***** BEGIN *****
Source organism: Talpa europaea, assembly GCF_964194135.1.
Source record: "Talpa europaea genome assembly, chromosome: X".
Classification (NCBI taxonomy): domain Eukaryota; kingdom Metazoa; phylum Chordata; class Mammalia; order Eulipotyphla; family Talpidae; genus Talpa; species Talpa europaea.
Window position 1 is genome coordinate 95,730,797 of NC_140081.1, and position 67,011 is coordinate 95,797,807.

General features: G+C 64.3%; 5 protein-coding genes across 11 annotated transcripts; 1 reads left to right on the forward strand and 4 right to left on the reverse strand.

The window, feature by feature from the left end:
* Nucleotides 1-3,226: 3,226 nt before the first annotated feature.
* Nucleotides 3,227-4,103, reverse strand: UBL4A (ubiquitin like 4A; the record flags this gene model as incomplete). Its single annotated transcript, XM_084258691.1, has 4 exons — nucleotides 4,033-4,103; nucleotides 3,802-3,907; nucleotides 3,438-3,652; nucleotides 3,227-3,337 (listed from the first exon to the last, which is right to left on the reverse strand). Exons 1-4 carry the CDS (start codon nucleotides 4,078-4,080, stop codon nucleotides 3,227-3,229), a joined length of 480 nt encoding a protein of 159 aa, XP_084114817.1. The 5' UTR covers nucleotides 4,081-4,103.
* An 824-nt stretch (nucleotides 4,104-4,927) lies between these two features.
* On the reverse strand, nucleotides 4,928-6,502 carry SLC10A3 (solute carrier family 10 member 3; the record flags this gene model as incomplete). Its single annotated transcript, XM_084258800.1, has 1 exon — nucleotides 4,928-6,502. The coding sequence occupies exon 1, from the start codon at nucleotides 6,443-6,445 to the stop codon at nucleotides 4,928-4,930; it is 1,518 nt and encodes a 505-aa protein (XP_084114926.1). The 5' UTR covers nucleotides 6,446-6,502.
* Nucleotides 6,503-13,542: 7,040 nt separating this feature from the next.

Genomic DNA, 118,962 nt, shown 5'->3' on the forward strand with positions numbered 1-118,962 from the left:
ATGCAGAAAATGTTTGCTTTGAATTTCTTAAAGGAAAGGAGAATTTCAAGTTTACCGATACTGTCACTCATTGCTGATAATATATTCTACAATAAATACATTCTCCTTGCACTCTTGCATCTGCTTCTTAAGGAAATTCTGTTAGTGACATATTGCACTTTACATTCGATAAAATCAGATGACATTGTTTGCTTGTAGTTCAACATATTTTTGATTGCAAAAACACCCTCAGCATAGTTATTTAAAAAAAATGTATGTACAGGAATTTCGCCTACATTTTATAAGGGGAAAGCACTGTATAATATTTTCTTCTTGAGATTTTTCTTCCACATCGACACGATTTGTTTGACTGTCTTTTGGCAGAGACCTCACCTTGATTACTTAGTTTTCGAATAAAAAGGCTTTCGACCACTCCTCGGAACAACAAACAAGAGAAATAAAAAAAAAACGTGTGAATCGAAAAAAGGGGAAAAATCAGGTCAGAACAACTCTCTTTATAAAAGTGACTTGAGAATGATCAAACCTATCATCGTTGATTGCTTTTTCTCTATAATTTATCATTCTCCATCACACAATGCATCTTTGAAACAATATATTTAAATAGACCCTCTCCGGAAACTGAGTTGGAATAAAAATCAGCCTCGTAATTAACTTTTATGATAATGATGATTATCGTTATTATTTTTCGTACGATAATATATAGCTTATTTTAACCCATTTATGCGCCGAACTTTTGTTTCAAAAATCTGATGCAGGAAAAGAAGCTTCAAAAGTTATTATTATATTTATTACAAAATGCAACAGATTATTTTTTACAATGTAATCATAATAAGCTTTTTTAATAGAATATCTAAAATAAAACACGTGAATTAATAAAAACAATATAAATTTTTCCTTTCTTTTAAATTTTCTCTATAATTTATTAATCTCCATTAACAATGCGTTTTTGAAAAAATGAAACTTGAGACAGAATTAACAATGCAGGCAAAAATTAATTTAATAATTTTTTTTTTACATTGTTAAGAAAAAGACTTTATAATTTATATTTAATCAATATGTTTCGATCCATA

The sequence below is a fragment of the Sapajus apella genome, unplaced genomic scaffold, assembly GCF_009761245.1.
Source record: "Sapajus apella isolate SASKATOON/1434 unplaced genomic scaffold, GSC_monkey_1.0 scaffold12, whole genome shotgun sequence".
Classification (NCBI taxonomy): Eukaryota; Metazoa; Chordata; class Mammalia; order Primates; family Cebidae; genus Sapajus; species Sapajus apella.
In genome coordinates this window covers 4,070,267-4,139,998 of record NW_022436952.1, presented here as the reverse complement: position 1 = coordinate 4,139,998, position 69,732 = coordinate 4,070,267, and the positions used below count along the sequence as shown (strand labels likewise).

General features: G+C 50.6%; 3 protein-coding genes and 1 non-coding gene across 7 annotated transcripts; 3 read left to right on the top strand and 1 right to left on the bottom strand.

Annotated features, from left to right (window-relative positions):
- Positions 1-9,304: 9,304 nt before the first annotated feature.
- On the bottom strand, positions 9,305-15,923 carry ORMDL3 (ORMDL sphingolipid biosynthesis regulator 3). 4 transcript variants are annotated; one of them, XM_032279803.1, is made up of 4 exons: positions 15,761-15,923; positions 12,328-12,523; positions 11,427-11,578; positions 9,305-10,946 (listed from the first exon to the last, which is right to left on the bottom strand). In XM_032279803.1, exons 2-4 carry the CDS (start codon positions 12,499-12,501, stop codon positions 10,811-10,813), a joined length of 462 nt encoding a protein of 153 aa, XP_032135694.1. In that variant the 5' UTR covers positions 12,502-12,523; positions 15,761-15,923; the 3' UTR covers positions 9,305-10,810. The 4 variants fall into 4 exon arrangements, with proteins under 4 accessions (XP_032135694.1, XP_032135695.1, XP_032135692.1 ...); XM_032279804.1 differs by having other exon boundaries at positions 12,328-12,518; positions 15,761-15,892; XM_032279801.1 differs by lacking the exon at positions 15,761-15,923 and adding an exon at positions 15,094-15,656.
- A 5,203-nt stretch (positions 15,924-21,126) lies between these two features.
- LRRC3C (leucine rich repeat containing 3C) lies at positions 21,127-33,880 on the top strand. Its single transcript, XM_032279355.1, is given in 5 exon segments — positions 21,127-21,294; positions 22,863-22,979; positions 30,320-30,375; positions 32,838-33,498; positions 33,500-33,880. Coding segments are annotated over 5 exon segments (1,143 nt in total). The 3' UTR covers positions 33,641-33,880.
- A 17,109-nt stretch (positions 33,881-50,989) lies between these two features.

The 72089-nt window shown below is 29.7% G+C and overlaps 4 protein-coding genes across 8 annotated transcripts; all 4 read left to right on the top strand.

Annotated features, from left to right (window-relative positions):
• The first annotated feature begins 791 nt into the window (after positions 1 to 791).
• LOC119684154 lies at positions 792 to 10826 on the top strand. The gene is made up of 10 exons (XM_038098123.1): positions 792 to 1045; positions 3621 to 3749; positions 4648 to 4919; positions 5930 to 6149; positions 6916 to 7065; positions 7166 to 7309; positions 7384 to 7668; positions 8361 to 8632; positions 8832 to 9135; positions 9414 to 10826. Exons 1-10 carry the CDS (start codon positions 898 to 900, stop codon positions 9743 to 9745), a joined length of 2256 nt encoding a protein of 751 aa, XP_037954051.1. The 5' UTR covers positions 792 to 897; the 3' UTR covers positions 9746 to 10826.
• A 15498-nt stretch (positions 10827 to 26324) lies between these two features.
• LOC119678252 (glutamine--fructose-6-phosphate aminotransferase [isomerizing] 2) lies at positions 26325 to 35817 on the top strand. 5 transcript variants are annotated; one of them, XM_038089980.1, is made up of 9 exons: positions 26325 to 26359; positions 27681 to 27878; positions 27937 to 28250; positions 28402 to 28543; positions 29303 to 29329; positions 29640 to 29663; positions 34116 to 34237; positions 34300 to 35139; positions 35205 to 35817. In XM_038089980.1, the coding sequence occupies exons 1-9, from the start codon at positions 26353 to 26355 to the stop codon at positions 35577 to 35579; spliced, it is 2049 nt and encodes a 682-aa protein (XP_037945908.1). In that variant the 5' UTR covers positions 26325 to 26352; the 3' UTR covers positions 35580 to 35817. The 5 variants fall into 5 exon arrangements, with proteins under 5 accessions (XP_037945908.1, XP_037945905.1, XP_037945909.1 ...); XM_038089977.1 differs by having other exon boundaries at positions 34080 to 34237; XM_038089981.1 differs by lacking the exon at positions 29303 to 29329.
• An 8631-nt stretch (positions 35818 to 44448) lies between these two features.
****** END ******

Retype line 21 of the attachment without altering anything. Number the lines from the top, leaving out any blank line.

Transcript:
- On the bottom strand, positions 9,305-15,923 carry ORMDL3 (ORMDL sphingolipid biosynthesis regulator 3). 4 transcript variants are annotated; one of them, XM_032279803.1, is made up of 4 exons: positions 15,761-15,923; positions 12,328-12,523; positions 11,427-11,578; positions 9,305-10,946 (listed from the first exon to the last, which is right to left on the bottom strand). In XM_032279803.1, exons 2-4 carry the CDS (start codon positions 12,499-12,501, stop codon positions 10,811-10,813), a joined length of 462 nt encoding a protein of 153 aa, XP_032135694.1. In that variant the 5' UTR covers positions 12,502-12,523; positions 15,761-15,923; the 3' UTR covers positions 9,305-10,810. The 4 variants fall into 4 exon arrangements, with proteins under 4 accessions (XP_032135694.1, XP_032135695.1, XP_032135692.1 ...); XM_032279804.1 differs by having other exon boundaries at positions 12,328-12,518; positions 15,761-15,892; XM_032279801.1 differs by lacking the exon at positions 15,761-15,923 and adding an exon at positions 15,094-15,656.